The impacts considered were climate change with (CCLUC) or without land-use change (CC), eutrophication (EU), acidification (AC), land occupation (LO), non-renewable (CEDNR) and total energy demand (CEDTOT) and P demand (PD). PD was included to account for the non-renewable P resource incorporated in fertilisers and feeds. The other impact categories are usually included in agricultural LCAs.
When a production process generates multiple final co-products, it is necessary to allocate the process’s impacts to the co-products. In ECOALIM, impacts of co-products of cereals and maize, as well as oils and meals, were calculated using economic allocation. To perform this allocation based on the relative economic value of each co-product, the Olympic five-year (2008–2012) average price of each co-product was calculated. The functional unit used is kilogram of feed ingredient at the reference water content, which is the usual functional unit for feed ingredients.
Life cycle inventories
Average LCIs for the following French crops were included in the ECOALIM dataset: maize, wheat, barley, oat, triticale, sorghum, rapeseed, sunflower, faba bean, flaxseed, pea, and soya bean (Table 1).
LCIs for French crops were based on those in the French national database, Agribalyse®, for the main agricultural products , with updated emission factors for ammonia  and references for agricultural practices, when available. One major improvement compared to Agribalyse® is the distribution of the impacts associated with P fertilisation and nitrate leaching among the crops in the same crop rotation (according to crop requirements, P uptake and nitrate leaching among crops).
For all French crops, average LCIs (yields; amounts of fertilisers, pesticides and seeds) were obtained from French agricultural data [26–28] (Table 2). For maize, wheat, barley, rapeseed and sunflower, specific LCIs were constructed for systematic cover cropping, systematic organic fertilisation, and introduction of a protein crop in the crop rotation, based on data from the farm network of the French agricultural institute dedicated to cereals (ARVALIS-Institut du végétal), to assess variability in the results due to crop management.
Average LCIs of the following non-French crops were included in the dataset: Brazilian soya bean; US soya bean, sorghum, and maize; UK wheat; Malaysian palm oil tree; Pakistani sugarcane; and Ukrainian sunflower (Table 3). Data for resources came from scientific publications [19, 22, 29] and statistics from national databases [30–33] or FAOSTAT . Resources and emissions in LCIs were calculated according to previously published methodologies [19, 35].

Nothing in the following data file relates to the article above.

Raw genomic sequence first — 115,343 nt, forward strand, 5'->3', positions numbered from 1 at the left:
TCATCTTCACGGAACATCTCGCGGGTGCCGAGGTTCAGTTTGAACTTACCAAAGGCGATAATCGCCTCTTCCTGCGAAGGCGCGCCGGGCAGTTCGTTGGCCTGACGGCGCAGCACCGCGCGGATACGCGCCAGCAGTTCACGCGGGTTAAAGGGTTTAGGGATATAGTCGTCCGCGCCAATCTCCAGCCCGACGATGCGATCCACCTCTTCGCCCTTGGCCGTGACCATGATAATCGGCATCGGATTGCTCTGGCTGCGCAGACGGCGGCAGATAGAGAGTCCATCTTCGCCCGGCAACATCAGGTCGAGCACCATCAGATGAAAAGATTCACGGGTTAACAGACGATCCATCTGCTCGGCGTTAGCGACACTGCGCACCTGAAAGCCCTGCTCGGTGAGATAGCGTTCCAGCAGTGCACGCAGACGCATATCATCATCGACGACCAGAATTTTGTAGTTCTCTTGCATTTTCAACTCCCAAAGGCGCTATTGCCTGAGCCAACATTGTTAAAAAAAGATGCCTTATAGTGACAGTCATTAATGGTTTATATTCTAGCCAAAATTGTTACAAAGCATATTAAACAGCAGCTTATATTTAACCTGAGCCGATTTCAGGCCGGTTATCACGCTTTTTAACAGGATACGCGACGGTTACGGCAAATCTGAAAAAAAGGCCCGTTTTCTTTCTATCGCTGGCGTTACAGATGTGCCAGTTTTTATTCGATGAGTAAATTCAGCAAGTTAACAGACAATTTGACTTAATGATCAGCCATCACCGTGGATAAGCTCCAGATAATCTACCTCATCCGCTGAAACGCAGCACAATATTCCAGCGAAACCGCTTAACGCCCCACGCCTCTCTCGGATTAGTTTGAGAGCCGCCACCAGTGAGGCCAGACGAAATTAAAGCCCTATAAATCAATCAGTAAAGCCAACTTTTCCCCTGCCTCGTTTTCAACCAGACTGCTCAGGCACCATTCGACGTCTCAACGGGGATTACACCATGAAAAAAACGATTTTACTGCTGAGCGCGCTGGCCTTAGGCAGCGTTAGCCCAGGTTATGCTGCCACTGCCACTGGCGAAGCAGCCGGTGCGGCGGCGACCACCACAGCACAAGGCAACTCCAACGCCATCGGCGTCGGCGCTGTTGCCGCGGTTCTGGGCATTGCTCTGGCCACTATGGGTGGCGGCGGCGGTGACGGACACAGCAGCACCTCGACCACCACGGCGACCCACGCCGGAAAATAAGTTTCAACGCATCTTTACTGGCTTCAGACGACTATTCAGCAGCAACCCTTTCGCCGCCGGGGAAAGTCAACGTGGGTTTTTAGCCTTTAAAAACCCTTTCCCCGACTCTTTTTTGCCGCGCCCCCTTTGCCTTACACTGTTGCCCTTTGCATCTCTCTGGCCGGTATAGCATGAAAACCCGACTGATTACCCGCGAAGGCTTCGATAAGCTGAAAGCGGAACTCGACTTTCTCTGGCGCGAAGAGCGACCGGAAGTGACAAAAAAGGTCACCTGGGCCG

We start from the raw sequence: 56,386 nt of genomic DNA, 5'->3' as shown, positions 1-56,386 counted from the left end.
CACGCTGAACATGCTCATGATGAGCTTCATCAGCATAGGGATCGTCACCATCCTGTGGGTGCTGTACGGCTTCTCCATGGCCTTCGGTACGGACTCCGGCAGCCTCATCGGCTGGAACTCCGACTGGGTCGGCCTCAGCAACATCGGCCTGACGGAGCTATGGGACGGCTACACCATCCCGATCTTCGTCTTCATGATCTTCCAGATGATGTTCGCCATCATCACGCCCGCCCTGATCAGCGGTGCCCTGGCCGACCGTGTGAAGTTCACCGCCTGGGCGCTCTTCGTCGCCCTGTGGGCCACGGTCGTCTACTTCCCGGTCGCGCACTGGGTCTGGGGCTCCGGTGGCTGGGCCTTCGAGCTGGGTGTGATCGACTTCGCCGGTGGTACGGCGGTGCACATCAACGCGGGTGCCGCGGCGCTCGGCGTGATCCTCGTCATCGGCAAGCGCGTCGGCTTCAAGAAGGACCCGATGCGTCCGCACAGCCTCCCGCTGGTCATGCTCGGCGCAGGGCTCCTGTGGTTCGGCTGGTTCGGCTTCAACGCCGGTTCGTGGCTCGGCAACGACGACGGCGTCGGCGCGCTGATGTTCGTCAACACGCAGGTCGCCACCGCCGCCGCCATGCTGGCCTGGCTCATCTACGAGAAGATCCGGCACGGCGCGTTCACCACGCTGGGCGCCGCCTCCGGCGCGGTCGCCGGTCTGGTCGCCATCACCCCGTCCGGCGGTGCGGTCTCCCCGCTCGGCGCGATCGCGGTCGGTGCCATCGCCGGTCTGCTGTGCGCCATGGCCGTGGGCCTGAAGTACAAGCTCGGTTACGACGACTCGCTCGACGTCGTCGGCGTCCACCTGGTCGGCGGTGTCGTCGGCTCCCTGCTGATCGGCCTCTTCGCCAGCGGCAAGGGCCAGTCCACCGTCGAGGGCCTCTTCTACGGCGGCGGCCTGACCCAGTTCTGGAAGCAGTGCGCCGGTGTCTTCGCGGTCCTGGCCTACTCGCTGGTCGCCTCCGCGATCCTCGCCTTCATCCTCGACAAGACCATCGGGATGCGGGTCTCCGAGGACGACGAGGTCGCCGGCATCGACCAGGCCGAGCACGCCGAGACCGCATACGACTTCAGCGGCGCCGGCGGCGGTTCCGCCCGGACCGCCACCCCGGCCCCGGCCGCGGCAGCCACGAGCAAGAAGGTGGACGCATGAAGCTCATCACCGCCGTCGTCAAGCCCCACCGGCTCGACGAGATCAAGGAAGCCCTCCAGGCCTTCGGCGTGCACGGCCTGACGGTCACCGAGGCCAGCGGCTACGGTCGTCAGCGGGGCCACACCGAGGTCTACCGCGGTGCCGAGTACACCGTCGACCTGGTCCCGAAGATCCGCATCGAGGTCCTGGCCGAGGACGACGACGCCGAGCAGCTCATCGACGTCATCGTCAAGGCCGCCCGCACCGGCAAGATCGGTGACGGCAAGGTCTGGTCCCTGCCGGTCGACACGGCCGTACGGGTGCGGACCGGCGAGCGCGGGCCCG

Industrial products in the dataset include products derived from crops and products that result from chemical synthesis, fermentation, mining extraction, and animal by-product processing. Co-products directly derived from crops are oils, meals, Dried Distilled Grains with Solubles (DDGS), molasses, pulps, and flours associated with extrusion processes, crushing, milling, distillation, etc. Products secondarily derived from crops are starch and gluten feeds. Processing factories were surveyed to collect the relevant underlying data in 2013–2014, except for French oils and meals and non-French feed ingredients . For other industrial products, LCIs are from Garcia-Launay et al.  for amino acids, confidential industrial data for minerals, the French Technical Centre for Meat (ADIV) data for animal by-products, and ecoinvent data adapted to the French context for vitamins .
Calculation of emissions
Calculations of gaseous emissions (NH3, NOx, N2O, and CO2) and emissions to soil and water (NO3-, PO43-, heavy metals) were based on the AGRIBALYSE® method . Briefly, NH3 emissions came from EMEP/EEA 2013 Tier 2  and N2O emissions from IPCC Tier 1 . Phosphate emissions were calculated based on previously developed models for soil loss  parametrised for France and the SALCA-P model  for P emissions into water (i.e. leaching, run-off, erosion). NOx emissions were calculated according to EMEP/EEA 2013 Tier 1 . Nitrate emissions were calculated according to a spatial grid of leaching risk based on the crop and the regional area from COMIFER  adapted by Tailleur et al.. Gaseous emissions from agricultural machinery combustion were estimated with the method of Nemecek and Kägi . CO2 emissions from urea fertilisation and lime application were estimated from IPCC Tier 1 . Heavy metal emissions were estimated from the SALCA-SM model adapted to the French context [41, 42].
ECOALIM uses the ILCD characterisation method recommended by the Joint Research Centre , as well as the CML-IA characterisation method , which is the most popular in agricultural LCA. Energy demand is calculated according to the CED 1.08 method .
CC and CCLUC are expressed in kg CO2-eq, AC in both molc H+-eq (ACILCD) and kg SO2-eq (ACCML), terrestrial EU in molc N-eq, freshwater EU in kg P-eq, marine EU in kg N-eq, EUCML in kg PO43- eq, LO in m².y, and CEDNR and CEDTOT in MJ. PD is expressed in kg P and includes all P and phosphate inputs throughout the life cycle. Calculations were performed using SimaPro® software v220.127.116.11 (PRé Consultants, Amersfoort, The Netherlands) and the attributional ecoinvent v3.1 database for background data .